(The Center Square) – As more electric vehicles hit the highways, states are worried about fuel tax collections headed in the opposite direction.
States, including Florida, are considering or have been already enacted, annual registration fees to ensure owners of electrics pay a fair share of the cost of maintaining the roads, highways and bridges, said Doug Shinkle, who oversees the transportation program for the National Conference of State Legislatures.
“There are 35 states have electric vehicle registration fees,” Shinkle told The Center Square.
The fees range from $50 a year in Hawaii to more than $200 in other states, Shinkle said.
A bill to impose an EV registration tax in Florida failed last legislative session but will be up again in 2024.
Senate Bill 28 introduced by State Sen. Ed Hooper, R-Clearwater, would impose a $200 annual registration on electric vehicles increasing to $250 by 2029. It would charge a $50 annual fee for plug-in hybrids that use both gasoline and electric.
The proposed legislation was introduced in September and was referred to the transportation and appropriations committees.
A similar bill by Hooper, SB1070, passed the Senate last session but did not clear the House of Representatives.
“The free ride needs to come to a stop,” Hooper told the Senate last year, WFLA reported.
The fairness factor is often cited by advocates of electric vehicle registration fees, Shinkle said.
“EVs are using the roadway system, and they’re not paying the user fee that is the biggest bucket for states so to be fair, there has to be another method for the EV owners to pay into the system,” he said.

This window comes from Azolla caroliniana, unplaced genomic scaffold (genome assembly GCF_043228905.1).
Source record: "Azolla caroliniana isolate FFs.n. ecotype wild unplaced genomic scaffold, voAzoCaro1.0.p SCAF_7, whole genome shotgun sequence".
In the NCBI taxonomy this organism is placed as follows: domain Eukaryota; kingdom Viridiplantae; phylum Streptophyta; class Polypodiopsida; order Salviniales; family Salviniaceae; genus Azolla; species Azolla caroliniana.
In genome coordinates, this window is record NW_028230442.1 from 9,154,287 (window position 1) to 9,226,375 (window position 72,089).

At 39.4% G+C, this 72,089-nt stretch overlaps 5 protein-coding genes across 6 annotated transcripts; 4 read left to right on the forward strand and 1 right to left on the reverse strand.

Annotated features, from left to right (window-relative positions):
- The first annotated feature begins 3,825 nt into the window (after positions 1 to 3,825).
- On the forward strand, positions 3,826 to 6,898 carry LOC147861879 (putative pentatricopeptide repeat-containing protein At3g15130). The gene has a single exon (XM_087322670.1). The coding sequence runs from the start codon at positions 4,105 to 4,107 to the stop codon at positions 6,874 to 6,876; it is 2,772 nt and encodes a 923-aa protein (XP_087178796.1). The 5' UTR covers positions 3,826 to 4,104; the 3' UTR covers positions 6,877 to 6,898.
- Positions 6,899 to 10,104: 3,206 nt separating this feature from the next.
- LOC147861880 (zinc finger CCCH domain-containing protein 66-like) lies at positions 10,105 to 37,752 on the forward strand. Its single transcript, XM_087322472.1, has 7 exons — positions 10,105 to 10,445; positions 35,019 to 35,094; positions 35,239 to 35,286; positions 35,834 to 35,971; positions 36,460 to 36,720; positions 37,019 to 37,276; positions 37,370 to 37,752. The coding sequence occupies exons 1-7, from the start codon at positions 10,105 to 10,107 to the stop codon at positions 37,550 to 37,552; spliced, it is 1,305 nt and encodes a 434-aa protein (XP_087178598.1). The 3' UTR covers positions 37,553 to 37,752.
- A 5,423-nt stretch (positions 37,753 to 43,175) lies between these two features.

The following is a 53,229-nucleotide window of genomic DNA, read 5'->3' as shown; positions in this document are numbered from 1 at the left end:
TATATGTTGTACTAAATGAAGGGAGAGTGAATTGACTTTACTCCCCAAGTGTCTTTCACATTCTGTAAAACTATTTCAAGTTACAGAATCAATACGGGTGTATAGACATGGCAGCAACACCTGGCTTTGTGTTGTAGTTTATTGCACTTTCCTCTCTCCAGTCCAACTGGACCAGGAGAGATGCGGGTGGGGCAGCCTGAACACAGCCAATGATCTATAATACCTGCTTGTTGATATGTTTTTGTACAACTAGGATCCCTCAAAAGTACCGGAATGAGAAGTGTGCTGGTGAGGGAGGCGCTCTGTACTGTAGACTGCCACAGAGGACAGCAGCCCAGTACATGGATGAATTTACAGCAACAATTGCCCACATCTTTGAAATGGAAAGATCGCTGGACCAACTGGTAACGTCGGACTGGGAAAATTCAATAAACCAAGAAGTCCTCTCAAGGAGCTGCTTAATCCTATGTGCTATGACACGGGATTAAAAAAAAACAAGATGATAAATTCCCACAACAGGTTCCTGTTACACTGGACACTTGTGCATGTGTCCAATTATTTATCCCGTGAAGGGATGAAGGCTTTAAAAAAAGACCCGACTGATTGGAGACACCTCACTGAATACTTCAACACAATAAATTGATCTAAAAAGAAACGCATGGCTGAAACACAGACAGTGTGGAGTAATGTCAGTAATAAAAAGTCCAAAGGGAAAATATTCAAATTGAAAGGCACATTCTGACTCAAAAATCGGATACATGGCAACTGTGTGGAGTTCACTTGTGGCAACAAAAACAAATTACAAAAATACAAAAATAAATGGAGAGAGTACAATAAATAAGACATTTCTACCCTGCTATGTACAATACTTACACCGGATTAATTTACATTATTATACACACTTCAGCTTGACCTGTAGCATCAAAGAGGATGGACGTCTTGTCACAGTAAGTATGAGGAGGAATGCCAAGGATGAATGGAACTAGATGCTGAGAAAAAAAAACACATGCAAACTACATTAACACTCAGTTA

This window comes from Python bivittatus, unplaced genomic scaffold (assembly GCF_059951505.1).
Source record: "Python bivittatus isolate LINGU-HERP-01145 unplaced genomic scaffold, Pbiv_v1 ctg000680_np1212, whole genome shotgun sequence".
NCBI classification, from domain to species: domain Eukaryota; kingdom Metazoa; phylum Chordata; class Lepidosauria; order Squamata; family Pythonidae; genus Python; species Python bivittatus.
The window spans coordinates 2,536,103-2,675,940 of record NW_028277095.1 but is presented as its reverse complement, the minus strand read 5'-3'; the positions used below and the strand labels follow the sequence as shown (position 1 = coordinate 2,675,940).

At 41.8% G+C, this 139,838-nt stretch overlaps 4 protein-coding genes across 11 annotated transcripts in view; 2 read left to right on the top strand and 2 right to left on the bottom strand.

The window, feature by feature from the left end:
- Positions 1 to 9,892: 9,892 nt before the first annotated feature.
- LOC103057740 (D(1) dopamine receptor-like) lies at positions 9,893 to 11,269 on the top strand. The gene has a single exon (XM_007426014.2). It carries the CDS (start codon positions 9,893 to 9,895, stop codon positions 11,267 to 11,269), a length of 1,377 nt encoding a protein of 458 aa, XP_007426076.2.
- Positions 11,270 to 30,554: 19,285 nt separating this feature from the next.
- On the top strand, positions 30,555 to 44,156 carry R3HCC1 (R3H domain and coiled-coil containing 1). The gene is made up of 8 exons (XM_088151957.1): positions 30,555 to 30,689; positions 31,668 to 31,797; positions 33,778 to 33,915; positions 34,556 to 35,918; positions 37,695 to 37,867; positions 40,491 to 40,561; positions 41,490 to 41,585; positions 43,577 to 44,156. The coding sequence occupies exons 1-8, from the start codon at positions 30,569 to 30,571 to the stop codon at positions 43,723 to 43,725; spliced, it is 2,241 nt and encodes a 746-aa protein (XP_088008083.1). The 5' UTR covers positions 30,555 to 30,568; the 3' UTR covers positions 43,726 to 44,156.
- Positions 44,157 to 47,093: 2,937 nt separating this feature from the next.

An analysis by the Florida Senate estimated the bill would generate $37.1 million annually for the state and $20.9 million annually for local governments.
The Florida Department of Transportation has estimated the increase in EV sales could reduce fuel tax revenues by as little as 5.6% and as much as 20% by 2040.
“States are already seeing a degradation of their fuel-tax revenue” from electric vehicles, Shinkle said. “At the end of the day, the fuel tax is the biggest user-fee bucket. Most states are seeing a decline in their gas-tax revenue not only because of electric vehicles but because all vehicles are much more efficient than they were five or 10 years ago.”
The downside of electric vehicle registration fees is that it is a flat annual fee and not based on miles traveled like the fuel tax, said Shinkle.
“You can have an EV owner who only drives 3,000 miles a year and another who drives 20,000 a year,” said Shinkle. “Is it really fair to make someone who isn’t driving much subsidize other people?”
However, for states, a registration fee is simple and easy to administer, Shinkle added.
States are beginning to explore how to charge electric vehicle owners based on actual miles driven, said Shinkle. The question then becomes how to track miles.
“Sixteen states have annual vehicle inspections,” said Shinkle. “If you are in one of those states, you could conceivably just have your odometer read during the inspection and pay that charge.”
There are other options including devices that could be plugged into the vehicle, he said.
“The technology certainly exists,” Shinkle said. “But it’s trickier to figure out and get all the systems in place.”